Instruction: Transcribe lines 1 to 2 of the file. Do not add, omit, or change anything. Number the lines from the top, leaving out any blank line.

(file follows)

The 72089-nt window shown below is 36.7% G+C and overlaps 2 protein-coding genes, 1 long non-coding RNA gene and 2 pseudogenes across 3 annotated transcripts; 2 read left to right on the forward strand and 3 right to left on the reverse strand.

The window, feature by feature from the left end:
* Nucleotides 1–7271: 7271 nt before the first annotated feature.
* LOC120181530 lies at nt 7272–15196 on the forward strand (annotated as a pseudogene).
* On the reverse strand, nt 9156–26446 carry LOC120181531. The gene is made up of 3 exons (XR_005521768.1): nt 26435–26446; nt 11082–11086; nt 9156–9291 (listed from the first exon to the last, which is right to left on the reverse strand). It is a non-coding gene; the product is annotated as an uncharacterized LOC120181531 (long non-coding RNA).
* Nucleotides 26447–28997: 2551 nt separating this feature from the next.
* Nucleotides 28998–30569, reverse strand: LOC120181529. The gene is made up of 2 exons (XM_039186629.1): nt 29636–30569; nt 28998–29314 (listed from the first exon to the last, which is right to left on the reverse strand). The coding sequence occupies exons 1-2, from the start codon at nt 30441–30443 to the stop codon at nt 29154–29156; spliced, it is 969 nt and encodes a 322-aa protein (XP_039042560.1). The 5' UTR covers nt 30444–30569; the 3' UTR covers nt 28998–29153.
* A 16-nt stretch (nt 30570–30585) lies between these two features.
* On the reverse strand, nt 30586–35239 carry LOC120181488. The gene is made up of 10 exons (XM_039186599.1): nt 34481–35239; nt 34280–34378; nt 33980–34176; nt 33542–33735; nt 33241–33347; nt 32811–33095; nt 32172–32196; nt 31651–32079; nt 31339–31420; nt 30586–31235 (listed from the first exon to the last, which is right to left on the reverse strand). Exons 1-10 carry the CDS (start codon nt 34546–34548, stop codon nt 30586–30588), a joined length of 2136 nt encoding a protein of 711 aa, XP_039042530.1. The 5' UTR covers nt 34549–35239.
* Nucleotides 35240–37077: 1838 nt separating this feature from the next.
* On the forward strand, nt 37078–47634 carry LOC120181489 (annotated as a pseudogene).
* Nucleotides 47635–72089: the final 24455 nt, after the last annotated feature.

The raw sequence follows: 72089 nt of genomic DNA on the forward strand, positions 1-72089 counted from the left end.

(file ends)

The 72089-nt window shown below is 36.7% G+C and overlaps 2 protein-coding genes, 1 long non-coding RNA gene and 2 pseudogenes across 3 annotated transcripts; 2 read left to right on the forward strand and 3 right to left on the reverse strand.

The window, feature by feature from the left end: